Three days of celebration marked the Coronation of King George V and Queen Mary. On Saturday, 22nd June 1911, the King and his consort were crowned at Westminster Abbey. Some 45,000 soldiers and sailors from across the Empire either participated in the procession or lined the route.
Coronation ceremony of George V, Westminster Abbey, London, 22 June, 1911. King George V and Queen Mary occupying their chairs of estate. On the left are the bearers of the four swords, and on either side of the king and queen, the supporting bishops. A photograph from the Illustrated London News
The next day, the return procession was reconstituted for a further extended parade though the streets of London. It travelled along the Strand into the City of London, passing St Paul’s Cathedral, across the Thames by London Bridge, back over Westminster Bridge. Finally returning along The Mall to Buckingham Palace.
On the 24th June, the King and Queen attended the Coronation Review of the Fleet at Spithead. There were 167 Royal Navy warships together with 187 ships from foreign navies. The crowd of spectators ashore was estimated to number 250,000.
These events must have been spectacular. However, in towns and villages across the country, the King’s subjects also celebrated the Coronation in their own way. We are fortunate that a photograph album given to MLHS by our President, Ann Hearle, allows us to see how people in Mellor marked this special event 107 years ago.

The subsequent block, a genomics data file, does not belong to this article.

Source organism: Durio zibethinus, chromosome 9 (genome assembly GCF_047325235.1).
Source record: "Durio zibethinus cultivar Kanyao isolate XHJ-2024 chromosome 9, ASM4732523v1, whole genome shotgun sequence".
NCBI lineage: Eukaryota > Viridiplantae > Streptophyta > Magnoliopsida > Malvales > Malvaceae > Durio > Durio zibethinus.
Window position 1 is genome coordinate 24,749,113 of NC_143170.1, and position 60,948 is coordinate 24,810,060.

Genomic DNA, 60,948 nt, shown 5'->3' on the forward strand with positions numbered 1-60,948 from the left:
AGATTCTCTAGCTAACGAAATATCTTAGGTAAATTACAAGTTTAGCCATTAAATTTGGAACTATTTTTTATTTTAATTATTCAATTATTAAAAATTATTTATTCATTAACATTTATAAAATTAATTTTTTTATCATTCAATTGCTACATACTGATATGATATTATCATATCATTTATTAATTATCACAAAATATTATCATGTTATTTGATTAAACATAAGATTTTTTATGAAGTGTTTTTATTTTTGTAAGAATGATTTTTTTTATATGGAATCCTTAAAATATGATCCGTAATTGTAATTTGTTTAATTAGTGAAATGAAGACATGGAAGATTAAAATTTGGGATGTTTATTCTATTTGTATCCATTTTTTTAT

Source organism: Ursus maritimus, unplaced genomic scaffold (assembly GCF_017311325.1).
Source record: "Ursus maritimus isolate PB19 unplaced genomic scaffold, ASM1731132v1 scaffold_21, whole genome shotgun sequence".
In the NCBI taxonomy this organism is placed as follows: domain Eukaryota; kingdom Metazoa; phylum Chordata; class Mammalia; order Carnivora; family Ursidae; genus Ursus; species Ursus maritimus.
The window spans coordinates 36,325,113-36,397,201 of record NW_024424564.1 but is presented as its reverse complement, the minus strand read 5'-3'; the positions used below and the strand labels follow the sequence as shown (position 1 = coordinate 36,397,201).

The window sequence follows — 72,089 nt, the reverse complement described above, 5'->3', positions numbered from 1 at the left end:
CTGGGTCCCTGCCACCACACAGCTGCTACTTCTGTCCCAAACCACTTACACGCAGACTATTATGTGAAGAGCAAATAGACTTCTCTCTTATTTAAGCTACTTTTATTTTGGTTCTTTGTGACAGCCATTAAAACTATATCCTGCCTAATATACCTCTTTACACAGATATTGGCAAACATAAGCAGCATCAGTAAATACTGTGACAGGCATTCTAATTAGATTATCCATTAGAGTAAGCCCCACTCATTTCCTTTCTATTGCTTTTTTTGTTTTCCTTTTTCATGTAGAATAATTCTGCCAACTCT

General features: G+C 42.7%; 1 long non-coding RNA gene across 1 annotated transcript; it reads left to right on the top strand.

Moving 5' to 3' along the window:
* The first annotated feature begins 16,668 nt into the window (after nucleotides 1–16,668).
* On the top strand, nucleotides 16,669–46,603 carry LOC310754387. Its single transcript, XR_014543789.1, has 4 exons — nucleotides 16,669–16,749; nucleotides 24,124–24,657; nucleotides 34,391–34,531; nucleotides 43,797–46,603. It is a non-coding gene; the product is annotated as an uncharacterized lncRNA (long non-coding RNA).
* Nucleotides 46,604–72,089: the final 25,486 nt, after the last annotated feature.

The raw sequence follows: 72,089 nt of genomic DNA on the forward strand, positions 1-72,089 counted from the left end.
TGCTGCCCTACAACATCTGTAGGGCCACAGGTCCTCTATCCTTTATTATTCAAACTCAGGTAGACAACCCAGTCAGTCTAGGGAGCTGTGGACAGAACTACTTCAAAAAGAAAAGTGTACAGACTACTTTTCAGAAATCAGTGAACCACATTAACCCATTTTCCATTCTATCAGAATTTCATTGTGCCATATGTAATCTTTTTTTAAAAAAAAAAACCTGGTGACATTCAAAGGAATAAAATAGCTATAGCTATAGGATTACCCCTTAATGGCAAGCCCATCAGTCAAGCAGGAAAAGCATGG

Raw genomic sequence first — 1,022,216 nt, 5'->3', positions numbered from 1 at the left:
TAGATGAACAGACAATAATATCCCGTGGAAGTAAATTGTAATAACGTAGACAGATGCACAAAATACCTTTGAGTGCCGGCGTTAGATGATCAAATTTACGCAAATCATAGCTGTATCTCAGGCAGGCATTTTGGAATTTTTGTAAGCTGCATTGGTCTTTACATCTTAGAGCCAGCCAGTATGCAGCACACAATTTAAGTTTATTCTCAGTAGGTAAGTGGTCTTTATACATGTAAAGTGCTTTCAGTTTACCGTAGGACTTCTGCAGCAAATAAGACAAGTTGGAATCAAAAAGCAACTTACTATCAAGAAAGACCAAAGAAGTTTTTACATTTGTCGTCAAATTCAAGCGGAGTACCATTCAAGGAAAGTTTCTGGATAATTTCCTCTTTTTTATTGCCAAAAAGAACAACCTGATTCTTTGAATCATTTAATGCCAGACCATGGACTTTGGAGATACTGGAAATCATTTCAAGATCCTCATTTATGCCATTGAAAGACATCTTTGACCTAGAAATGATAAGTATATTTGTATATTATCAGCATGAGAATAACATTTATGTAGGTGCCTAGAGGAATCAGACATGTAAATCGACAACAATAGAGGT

There are 47 photographs, which show the procession along Longhurst Lane to the sports club at Mellor, where races for both children and adults were held, followed by afternoon tea. The day ended with a spectacular bonfire on Cobden Edge…and we have a photograph of the blaze itself!
All 47 photographs will be displayed on the Virtual Tour in due course and a selection has been chosen to accompany this article. Horse riders and horse drawn vehicles outnumber the one motorcar in the procession although as you will see, the motorcar does have three most formidable looking ladies sitting in the back!
Adults and children were dressed in their Sunday best clothes and there is an array of beautiful hats. The bonfire is spectacular and I assume the men standing beside it helped build it, although I doubt that today’s ‘Health and Safety’ regime would be impressed with the man standing on the top!
The initials AJD are impressed in gold on the cover but we do not know who this was. Handwritten in copperplate on the flyleaf is “Coronation of H. M. King George V, Pictures of the Parish of Mellor Celebrations June 1911.” The captions that accompany the photos are copied from the album.
Hilary Atkinson, September 2018
A British Pathé video 'Coronation Of His Majesty King George V (1911)'